It turned out that my mention of setting in a previous post, and about how I like to draw up a map before writing, proved to be quite interesting, I’ll go a bit more in depth on the concept of setting and how it’s important to the overall work in this blog post.
To put it simply, the setting is the place where everything happens. Easy enough. But that could be a single room, a town, or even an entire world. It could be place that exists now, a place that once existed, or a place that has never existed. I usually like to employ the latter, since it gives me a great deal of flexibility to pick and choose the aspects that I want it to have. The port town in Murder at the End of the World is a bit of a fusion of HP Lovecraft’s dour early-20th century Northeastern port cities with late-19th century Britain. Then I worked with the details to make the city very unfriendly and very, very isolated. The city almost begins to take on a life of its own as a character in the story, shaping the events that take place and molding the central mystery by its very nature. If the setting is moved to a much nicer, more open, and friendly city, then the central mystery changes dramatically, as does the overall tone.
However, this does not mean that using a brighter, friendlier setting must necessitate a brighter, friendly story. Such a setting might actually be used as a contrast to the darkness present in the story. If the purpose of the story is to showcase the dichotomy between expectations brought forward by the nature of the setting and how the story actually goes, then such a setting can work with a story of a darker tone. Strangely enough, I don’t usually go for the bright, friendly setting. I’m more likely to create something positively dour and unfriendly. Not exclusively, as some of the settings I use are much more “normal.” However, you’re more likely to see a vast, featureless desert or the ruined remains of some ancient city than anything else. Those are the locations I like to read about, so I just naturally gravitate towards them in my own writing.
So what makes a good setting? That’s a hard one to answer, but there are many different kinds of settings that can all work very well, settings that may have nothing at all in common. The only thing I can offer here is to say that a good setting is one that works with the kind of story being told. A dark, paranoid port city works well with my murder mystery and a dangerous, bizarre desert land works well with my story of a young man’s desperate search for his missing sister. There’s no one setting that will work every time, either you must tailor the setting to fit the story or tailor the story to fit the setting. The key is in understand how those two aspects of your novel work in tandem.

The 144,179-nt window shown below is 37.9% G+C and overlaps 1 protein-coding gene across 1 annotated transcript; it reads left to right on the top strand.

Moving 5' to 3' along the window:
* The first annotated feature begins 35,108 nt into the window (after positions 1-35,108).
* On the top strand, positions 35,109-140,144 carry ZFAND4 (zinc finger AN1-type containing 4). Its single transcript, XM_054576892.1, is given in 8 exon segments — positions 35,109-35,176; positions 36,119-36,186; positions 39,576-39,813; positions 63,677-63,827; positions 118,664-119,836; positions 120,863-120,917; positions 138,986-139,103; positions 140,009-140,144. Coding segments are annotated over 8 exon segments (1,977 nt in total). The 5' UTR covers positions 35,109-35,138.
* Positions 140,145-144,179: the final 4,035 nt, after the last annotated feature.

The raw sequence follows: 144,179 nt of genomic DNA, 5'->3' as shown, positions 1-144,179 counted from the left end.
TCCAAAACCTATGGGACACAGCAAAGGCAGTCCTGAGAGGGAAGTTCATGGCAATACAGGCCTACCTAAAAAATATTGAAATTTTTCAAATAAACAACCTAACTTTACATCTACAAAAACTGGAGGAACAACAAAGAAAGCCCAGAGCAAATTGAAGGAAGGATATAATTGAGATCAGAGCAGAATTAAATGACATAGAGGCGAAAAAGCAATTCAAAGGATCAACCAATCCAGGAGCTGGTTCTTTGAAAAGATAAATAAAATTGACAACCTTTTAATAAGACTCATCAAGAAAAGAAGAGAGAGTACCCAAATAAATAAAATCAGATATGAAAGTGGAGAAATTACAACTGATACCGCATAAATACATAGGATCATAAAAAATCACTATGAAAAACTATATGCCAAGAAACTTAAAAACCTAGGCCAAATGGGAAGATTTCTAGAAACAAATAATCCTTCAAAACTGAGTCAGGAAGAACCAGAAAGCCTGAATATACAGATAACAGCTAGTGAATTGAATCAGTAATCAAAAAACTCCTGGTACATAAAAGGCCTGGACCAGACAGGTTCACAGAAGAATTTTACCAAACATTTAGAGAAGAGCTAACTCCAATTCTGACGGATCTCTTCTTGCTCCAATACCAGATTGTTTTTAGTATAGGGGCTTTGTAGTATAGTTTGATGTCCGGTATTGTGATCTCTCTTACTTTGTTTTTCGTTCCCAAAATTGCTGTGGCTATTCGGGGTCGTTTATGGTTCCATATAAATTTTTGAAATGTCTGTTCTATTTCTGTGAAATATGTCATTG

In the story I’m currently finishing up, The Eminence of Bardon Roket, makes use of a city that bears a striking resemblance to New York City just after the turn of the century. Steam power is prominent, airships are common, and gasoline autos are first making their appearance. It goes well with a story that pokes fun at corporate and political culture, but by avoiding the use of a real city from a real time I have the flexibility to tweak things just a bit for the purposes of the story. It’s not a real city, but it feels like maybe it could be.
The price of creating your own unique setting is that you must come up with everything from your own imagination. If you’ve got a very vivid imagination, this can work out very well for you. However, that doesn’t mean that you can just slack off and spit things out when you feel like it. The real world has cohesion and small details that work towards crafting the bigger picture. The old city of New York grew naturally over time into the current city of New York, all sleek and modern. It didn’t happen overnight and it didn’t happen by accident. The city has a long history. That doesn’t mean that your unique setting must have several centuries of detailed history, but inserting some history here and there can make your setting that much more alive and that much more realistic.
With The Stone that Disturbs the Water, the first entry in a fantasy series that I’m writing, I sat down and spent some time coming up with the history of my world. I came up with previous cultures that no longer exist, the sad history of a country that now lies in ruins, kings and rulers from the past whose contributions to the world helped shape it into the form it’s in now. Little pieces of history scattered around, nuggets of information that give just a bit more life and realism to a world that exists only in my mind.
Coming up with the setting on my own saves on research, but that doesn’t mean its an open invitation to throw everything into a big pot and hope it cooks into something worthwhile. Work is still necessary, even work that your readers may never know anything about.